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The effects of temperature on human mortality in a Chinese city: burden of disease calculation, attributable risk exploration, and vulnerability identification
- Xu, Xin, Chen, Zuosen, Huo, Xiyuan, Wang, Chunping, Li, Ning, Meng, Xianfeng, Wang, Qiang, Liu, Qiyong, Bi, Peng, Li, Jing
- International journal of biometeorology 2019 v.63 no.10 pp. 1319-1329
- adverse effects, at-risk population, bioclimatology, cold, community health, death, developing countries, disability-adjusted life year, elderly, health education, health services, heat, humans, issues and policy, labor force, low educational status, meteorological data, mortality, regression analysis, resource allocation, risk, temperature, women, China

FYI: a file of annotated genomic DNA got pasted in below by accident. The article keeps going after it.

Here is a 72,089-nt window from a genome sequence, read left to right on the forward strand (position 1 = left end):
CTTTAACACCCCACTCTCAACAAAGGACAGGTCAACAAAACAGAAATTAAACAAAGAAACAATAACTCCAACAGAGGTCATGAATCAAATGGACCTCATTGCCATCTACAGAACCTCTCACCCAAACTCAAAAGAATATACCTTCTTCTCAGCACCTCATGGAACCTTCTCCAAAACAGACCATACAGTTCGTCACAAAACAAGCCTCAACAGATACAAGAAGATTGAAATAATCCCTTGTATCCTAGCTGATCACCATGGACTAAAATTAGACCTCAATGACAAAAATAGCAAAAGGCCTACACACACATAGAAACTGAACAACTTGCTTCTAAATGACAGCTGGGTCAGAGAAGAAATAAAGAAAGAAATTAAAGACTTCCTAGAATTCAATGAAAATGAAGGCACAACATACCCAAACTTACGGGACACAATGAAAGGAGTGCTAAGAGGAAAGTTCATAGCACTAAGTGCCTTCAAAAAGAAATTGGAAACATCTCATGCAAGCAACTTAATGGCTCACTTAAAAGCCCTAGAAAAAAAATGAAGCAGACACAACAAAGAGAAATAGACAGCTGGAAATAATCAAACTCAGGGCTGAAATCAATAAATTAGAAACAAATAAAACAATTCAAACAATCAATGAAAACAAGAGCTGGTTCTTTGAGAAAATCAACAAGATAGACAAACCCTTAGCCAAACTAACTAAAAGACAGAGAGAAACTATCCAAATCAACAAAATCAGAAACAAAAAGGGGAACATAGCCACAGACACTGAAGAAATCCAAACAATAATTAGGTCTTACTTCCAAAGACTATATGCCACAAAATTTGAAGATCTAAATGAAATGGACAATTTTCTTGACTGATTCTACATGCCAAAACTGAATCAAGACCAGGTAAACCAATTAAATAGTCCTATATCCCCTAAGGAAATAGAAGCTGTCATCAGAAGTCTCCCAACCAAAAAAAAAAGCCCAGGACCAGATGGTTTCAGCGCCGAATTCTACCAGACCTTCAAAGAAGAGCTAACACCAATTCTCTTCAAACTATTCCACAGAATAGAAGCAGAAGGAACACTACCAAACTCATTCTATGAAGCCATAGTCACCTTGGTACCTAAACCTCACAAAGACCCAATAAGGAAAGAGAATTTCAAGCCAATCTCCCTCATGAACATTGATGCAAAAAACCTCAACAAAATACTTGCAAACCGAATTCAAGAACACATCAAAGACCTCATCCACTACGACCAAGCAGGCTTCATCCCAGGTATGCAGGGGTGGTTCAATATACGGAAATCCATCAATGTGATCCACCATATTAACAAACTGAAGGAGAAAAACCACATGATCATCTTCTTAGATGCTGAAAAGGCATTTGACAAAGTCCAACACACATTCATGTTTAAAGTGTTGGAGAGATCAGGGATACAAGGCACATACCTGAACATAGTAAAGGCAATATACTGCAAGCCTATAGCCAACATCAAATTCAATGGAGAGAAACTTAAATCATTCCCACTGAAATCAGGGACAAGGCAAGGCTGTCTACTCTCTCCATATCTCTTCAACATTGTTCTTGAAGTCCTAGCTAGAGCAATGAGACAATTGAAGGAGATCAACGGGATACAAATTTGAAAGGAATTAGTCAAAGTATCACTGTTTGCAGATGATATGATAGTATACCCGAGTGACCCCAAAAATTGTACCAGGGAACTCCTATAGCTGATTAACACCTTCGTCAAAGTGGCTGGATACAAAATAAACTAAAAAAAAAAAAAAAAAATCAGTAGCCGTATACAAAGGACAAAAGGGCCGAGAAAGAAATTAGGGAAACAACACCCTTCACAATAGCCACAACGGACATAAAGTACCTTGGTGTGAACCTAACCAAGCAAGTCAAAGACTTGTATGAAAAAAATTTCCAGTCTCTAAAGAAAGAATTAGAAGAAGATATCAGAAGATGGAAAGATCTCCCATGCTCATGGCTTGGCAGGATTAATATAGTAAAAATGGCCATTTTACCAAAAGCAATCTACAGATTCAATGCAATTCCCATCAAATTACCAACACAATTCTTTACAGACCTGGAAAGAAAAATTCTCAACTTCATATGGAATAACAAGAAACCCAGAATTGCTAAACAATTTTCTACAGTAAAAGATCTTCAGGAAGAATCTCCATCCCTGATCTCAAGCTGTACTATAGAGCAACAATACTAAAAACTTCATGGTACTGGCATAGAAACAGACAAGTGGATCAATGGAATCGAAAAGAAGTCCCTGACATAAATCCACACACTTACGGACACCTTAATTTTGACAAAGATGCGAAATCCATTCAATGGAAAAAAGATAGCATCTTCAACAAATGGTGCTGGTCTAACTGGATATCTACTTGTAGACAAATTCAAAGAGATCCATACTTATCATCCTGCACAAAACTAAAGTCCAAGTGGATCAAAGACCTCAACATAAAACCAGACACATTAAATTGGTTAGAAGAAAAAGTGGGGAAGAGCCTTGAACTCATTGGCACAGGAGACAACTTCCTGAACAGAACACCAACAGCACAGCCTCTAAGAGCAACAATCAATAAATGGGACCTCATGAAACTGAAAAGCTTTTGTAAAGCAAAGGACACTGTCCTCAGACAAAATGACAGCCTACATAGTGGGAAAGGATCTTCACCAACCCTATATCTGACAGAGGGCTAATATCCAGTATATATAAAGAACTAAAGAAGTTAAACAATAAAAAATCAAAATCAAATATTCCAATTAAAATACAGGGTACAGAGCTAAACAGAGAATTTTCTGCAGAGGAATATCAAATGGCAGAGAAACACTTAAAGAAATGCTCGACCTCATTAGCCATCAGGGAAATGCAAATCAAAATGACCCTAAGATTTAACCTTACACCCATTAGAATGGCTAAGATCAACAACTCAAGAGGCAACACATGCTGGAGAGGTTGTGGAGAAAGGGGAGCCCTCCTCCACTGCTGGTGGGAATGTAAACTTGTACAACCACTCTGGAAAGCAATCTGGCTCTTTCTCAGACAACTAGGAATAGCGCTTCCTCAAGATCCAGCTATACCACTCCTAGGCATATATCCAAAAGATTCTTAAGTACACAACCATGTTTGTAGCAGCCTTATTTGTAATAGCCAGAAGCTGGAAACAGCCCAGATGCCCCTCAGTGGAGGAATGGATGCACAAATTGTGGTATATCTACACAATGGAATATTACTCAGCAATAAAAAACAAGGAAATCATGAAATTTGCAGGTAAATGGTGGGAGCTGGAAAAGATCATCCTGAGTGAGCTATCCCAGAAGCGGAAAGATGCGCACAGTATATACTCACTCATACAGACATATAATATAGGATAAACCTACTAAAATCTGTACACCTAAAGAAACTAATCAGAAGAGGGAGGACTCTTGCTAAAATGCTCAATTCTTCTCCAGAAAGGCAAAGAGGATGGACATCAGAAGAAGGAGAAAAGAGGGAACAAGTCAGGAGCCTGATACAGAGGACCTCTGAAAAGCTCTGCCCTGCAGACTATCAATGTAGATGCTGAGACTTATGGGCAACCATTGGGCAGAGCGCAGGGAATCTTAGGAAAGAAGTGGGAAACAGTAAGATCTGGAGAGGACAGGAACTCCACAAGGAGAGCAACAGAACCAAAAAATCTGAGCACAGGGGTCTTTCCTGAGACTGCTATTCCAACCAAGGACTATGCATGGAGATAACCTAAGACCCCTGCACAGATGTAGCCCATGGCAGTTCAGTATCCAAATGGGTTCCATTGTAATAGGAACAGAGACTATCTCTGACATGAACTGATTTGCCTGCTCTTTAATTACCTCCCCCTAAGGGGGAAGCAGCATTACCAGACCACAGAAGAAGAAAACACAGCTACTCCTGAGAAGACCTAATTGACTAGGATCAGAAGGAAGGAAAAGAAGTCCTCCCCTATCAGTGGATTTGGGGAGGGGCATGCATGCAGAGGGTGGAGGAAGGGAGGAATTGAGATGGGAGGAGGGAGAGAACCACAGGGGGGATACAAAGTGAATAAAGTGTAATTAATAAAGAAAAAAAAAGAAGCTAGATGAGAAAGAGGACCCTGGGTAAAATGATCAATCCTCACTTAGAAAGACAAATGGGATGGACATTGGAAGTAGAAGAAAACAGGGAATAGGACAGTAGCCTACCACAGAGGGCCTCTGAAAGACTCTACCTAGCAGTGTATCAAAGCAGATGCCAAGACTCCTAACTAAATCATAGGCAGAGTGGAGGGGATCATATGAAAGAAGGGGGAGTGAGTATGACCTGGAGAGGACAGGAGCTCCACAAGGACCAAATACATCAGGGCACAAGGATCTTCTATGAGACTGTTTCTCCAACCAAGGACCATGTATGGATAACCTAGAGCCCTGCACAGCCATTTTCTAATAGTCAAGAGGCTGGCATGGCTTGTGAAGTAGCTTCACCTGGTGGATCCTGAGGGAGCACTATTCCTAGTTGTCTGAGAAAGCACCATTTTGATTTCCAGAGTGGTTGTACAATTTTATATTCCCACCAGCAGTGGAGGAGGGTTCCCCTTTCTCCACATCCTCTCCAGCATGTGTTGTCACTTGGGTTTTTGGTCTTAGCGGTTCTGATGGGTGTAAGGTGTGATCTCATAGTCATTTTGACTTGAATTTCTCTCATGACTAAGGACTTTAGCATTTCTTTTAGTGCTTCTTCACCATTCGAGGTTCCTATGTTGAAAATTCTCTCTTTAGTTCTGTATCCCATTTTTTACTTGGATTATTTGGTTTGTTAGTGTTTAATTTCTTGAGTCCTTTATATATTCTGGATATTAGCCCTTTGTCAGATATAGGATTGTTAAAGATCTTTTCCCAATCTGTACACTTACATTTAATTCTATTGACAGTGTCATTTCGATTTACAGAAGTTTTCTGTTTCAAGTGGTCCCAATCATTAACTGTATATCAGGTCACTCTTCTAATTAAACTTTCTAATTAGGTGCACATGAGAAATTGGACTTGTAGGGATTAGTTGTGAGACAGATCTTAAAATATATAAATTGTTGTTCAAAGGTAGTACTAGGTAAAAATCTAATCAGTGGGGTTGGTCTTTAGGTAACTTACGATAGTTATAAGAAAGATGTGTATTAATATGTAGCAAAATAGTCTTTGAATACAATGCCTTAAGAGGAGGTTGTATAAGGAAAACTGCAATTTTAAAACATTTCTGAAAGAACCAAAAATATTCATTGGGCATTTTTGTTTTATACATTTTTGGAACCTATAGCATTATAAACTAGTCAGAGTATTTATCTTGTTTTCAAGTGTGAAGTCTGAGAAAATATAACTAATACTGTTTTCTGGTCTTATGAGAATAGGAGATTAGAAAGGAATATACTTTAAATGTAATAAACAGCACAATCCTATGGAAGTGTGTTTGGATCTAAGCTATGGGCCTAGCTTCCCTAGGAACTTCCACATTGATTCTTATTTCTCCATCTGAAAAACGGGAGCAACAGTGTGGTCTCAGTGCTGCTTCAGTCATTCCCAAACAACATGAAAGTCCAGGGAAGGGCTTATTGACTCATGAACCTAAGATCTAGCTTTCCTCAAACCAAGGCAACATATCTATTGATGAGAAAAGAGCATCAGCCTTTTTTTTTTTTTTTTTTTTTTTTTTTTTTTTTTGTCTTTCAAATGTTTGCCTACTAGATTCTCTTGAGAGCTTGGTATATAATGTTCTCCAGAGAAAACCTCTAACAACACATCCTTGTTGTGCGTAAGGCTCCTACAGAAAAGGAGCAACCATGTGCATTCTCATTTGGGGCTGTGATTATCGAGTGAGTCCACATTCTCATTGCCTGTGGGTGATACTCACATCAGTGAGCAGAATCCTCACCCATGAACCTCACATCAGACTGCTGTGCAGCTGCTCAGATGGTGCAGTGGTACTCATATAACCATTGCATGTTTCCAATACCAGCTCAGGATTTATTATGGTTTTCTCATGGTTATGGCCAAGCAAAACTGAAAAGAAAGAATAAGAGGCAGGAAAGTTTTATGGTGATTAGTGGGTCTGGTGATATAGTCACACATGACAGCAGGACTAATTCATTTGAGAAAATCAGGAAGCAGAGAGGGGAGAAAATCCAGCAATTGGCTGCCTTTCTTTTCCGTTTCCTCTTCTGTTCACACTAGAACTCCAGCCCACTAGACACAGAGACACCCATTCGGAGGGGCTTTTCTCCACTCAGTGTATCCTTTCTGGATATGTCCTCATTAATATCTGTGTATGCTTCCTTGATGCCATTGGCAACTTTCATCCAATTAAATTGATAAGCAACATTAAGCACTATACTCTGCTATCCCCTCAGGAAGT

- Few studies have examined the attributable fraction (AF) of temperature to mortality and Years of Life Lost (YLL), especially in developing countries. This study aims to explore the short-term effect of the cold and hot temperatures on the cause-specific YLL and mortality, discover the attributable contributions from the temperature variations, and identify the vulnerable populations in Weifang, China. Daily registered death information and meteorological data over the period 2010–2016 were obtained in Weifang, a northern Chinese city. Generalized additive Poisson and Gaussian regression models were used to assess the impacts of temperatures on both mortality and YLL, explore the AF of the temperature variations on mortality, after adjusting for other covariates. Both hot and cold temperatures have had significant negative impacts on cause-specific mortality counts and YLL, with heat presented an acute and short effect and the cold temperatures had delayed effects and lasted for several days. In terms of the attributable fraction calculations, the contributions from cold effects was higher than that of hot effects on non-accidental, cardiovascular, and respiratory deaths (YLL 10.88 vs. 1.23%, 19.58 vs. 1.71%, and 14.47 vs. 3.05%; mortality 13.97 vs. 1.65%, 19.20 vs. 1.59%, and 14.89 vs. 3.09%), respectively. The elderly and women and people with low education level were the most vulnerable. The findings will provide important scientific evidences and policy implications for developing adaptation strategies to reduce the adverse effect of cold and hot exposure in Weifang, in terms of resource allocation, healthcare workforce capacity building, and community health education, especially for the vulnerable groups.